NASA astronauts, now NOLS grads, chat with ‘NOLS in the AM’

By baur555

Feb 17, 2006

Nols_nasa_04At 8:30 this morning, recently minted NOLS grads sat down before roughly 60 NOLS staff members in the Headquarters lounge for a talk about their nine days in the Wyoming wilderness. With Lander’s fresh snow glaring outside, NASA astronauts Suni Williams, Ed Lu, Clayton Anderson, Robert Thirsk, Koichi Wakata and Rex Walheim discussed their recent experience; from learning the value of leadership styles, the similarities of exploration in the mountains and space, the joys of backcountry cooking and what it’s like to “drop trow” when it’s -20 degrees out.

Nols_nasa_03The six astronauts - four Americans, a Canadian and a Japanese - claimed their NOLS experience fit perfectly into NASA training. Lu, comparing their backcountry trip to NASA simulation training, said NOLS was valuable for the reality of the situations, “instead of pressing a reset button, you really are held accountable for your actions.” Wakata, a Japanese astronaut who has spent the last 13 years training in the US for an eventual role on the International Space Station, compared the intensity of the experience of space travel with that of the winter mountains, saying it’s such a sensory overload, “you almost feel as if you are in a dream.”

Nols_nasa_02None of the astronauts denied the hardships of their experience. Anderson claimed his fellow coursemates “learned a few new words” while he experienced the frustration of learning to ski in the backcountry. Williams spoke of the difficulty of sleeping in a quinzhee while sandwiched between 2 snoring men. Like many who have experienced a NOLS course, the hardships were now discussed positively and with humor. Anderson said he had gone from anxiety to frustration, then into a feeling of rising confidence and finally satisfaction.

Nols_nasa_05The astronauts conferred on the excellence of their instructors, Steve Whitney and Ian McCammon, whom they called a picture of “ultimate competence.”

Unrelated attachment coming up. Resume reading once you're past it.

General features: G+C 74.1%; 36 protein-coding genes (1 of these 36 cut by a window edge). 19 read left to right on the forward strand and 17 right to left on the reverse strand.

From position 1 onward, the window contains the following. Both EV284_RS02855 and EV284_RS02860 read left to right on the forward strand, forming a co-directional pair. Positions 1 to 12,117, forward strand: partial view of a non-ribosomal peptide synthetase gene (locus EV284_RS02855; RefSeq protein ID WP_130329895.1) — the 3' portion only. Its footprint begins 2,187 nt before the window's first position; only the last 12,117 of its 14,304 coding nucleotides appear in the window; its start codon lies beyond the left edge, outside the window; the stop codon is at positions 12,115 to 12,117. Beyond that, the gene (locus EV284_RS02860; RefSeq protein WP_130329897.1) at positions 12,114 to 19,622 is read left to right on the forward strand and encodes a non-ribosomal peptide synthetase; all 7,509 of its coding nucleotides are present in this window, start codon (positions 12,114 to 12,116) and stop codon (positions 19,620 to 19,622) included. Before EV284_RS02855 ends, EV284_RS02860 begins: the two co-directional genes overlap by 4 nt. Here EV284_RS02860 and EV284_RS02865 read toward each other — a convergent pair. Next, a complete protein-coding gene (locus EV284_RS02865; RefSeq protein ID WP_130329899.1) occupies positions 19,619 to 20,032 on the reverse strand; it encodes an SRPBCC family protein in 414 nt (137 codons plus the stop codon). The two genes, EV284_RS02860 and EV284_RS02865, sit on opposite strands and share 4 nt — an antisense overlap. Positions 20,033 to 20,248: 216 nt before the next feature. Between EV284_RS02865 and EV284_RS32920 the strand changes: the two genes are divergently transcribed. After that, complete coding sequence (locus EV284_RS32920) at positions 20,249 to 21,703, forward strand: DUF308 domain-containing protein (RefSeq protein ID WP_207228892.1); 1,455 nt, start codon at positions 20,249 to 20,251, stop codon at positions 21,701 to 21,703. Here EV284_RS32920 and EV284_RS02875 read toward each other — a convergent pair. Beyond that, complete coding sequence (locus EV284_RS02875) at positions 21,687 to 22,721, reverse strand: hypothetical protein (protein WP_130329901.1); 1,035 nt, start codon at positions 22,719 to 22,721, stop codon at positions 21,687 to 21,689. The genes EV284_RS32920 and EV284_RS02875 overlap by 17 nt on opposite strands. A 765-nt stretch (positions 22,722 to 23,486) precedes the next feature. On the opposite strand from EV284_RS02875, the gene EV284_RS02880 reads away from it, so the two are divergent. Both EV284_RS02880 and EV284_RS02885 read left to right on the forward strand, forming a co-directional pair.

Freshly showered and finally warm, the astronauts were looking forward; Williams ready for a vacation in the tropics, Thirsk anticipating a weekend with his family and Wakata excited for a meal of fresh sushi.

Chris Morris, NOLS intern

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While NOLS staff danced and ping-ponged their way through the annual holiday party, three instructors gathered around a television in the newly renovated Noble Hotel to watch the launch of Space Shuttle Discovery. Revelers may have thought the trio rude or antisocial, but Missy White, Chris Brauneis and Tod Schimelpfenig were merely keeping tabs on seven former students hurtling towards the International Space Station. Brauneis later recalled a sizable pit in his stomach that persisted until the crew of STS–116 safely cleared the pad of the NASA Kennedy Space Center in Florida.
    A successful launch behind them, the crew shifted their focus to re-wiring the International Space Station, the task that brought them together and, indirectly, to NOLS, where they learned the skills to work effectively and efficiently as a team. White and Brauneis led astronauts Christer Fuglesang, Robert Curbeam, Joan Higginbotham, Bill Oefelein, Nick Patrick and Mark Polansky (Suni Williams attended a separate NOLS course in 2006) through the canyons of Utah’s Dirty Devil Wilderness in June of 2005. They practiced leadership while increasing their threshold for uncertainty by adapting to the variables that inevitably complicate a group’s plans. “Nothing is contrived on a NOLS course,” Brauneis noted, so the principles of navigating one’s teammates through a tricky route are directly applicable to, say, managing the risks of a spacewalk.
    NOLS and NASA have a long and mutually beneficial relationship. Instructors are able to sharpen their teaching tools and astronauts build foundations for successful expeditions. The crew of STS–116 is only one of the most recent in a series of NASA courses. To learn more about NOLS and NASA, or about the crew and mission of STS–116, visit the NOLS and NASA websites.

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